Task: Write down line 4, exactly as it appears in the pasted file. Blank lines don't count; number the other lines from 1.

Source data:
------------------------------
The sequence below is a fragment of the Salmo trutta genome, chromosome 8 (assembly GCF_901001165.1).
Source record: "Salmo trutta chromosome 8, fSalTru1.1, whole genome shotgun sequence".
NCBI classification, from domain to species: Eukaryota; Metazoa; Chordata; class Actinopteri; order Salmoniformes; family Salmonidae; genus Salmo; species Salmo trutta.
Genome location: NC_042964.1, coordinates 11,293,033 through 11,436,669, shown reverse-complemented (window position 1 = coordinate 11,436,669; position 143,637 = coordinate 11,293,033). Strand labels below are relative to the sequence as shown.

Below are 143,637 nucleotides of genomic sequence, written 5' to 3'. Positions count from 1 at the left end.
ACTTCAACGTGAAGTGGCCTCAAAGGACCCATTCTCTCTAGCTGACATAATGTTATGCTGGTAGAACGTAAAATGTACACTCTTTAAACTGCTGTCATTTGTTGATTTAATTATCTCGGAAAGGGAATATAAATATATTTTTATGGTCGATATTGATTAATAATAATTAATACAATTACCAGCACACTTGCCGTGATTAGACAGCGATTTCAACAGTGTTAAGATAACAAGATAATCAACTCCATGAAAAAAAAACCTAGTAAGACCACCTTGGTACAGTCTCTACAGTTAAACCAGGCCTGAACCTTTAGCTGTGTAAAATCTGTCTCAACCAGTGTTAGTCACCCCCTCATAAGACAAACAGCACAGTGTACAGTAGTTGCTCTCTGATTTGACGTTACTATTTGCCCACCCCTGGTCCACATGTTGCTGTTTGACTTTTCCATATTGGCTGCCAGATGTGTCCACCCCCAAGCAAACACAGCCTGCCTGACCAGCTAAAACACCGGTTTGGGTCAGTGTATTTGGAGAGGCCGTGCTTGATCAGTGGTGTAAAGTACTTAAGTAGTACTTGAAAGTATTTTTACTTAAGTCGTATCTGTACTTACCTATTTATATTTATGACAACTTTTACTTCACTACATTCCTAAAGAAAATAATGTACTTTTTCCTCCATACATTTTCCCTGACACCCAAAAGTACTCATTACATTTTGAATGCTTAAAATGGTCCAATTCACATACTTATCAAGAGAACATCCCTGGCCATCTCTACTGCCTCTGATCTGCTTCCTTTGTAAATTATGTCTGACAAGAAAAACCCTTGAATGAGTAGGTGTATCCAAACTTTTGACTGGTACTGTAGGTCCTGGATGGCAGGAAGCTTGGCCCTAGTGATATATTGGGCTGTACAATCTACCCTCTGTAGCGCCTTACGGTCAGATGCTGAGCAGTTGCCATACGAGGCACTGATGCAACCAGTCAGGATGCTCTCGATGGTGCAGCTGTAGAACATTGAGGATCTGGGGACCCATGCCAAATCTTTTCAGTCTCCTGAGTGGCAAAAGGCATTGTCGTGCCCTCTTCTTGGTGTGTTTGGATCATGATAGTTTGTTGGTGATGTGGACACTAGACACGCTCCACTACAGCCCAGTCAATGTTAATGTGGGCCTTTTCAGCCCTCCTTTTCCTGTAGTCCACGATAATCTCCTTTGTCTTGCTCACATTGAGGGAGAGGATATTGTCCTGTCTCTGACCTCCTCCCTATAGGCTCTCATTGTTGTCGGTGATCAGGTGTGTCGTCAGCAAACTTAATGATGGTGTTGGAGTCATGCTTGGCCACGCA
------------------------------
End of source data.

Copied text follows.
Genome location: NC_042964.1, coordinates 11,293,033 through 11,436,669, shown reverse-complemented (window position 1 = coordinate 11,436,669; position 143,637 = coordinate 11,293,033). Strand labels below are relative to the sequence as shown.